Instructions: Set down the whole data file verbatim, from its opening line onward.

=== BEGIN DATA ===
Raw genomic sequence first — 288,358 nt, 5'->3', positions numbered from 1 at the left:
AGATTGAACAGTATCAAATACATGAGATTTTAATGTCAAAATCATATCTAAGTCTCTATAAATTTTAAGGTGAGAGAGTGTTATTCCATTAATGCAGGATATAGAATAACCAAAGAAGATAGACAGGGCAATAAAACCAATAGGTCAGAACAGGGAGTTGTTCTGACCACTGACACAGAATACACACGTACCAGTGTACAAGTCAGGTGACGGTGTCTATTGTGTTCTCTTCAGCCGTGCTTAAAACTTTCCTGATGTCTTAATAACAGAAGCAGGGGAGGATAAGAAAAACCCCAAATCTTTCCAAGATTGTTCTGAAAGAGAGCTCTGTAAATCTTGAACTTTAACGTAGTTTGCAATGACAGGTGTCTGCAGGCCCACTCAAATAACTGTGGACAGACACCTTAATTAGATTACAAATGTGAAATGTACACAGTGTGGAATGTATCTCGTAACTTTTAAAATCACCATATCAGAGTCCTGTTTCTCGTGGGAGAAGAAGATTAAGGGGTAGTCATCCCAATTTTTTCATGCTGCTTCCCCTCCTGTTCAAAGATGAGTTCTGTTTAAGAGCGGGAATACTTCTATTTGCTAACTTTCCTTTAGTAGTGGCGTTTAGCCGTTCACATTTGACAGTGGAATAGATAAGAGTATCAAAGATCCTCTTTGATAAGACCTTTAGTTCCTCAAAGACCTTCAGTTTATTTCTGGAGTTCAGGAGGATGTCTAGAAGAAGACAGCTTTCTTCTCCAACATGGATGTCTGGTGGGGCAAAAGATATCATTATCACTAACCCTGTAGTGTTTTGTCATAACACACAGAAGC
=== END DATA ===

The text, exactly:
Raw genomic sequence first — 288,358 nt, 5'->3', positions numbered from 1 at the left:
AGATTGAACAGTATCAAATACATGAGATTTTAATGTCAAAATCATATCTAAGTCTCTATAAATTTTAAGGTGAGAGAGTGTTATTCCATTAATGCAGGATATAGAATAACCAAAGAAGATAGACAGGGCAATAAAACCAATAGGTCAGAACAGGGAGTTGTTCTGACCACTGACACAGAATACACACGTACCAGTGTACAAGTCAGGTGACGGTGTCTATTGTGTTCTCTTCAGCCGTGCTTAAAACTTTCCTGATGTCTTAATAACAGAAGCAGGGGAGGATAAGAAAAACCCCAAATCTTTCCAAGATTGTTCTGAAAGAGAGCTCTGTAAATCTTGAACTTTAACGTAGTTTGCAATGACAGGTGTCTGCAGGCCCACTCAAATAACTGTGGACAGACACCTTAATTAGATTACAAATGTGAAATGTACACAGTGTGGAATGTATCTCGTAACTTTTAAAATCACCATATCAGAGTCCTGTTTCTCGTGGGAGAAGAAGATTAAGGGGTAGTCATCCCAATTTTTTCATGCTGCTTCCCCTCCTGTTCAAAGATGAGTTCTGTTTAAGAGCGGGAATACTTCTATTTGCTAACTTTCCTTTAGTAGTGGCGTTTAGCCGTTCACATTTGACAGTGGAATAGATAAGAGTATCAAAGATCCTCTTTGATAAGACCTTTAGTTCCTCAAAGACCTTCAGTTTATTTCTGGAGTTCAGGAGGATGTCTAGAAGAAGACAGCTTTCTTCTCCAACATGGATGTCTGGTGGGGCAAAAGATATCATTATCACTAACCCTGTAGTGTTTTGTCATAACACACAGAAGC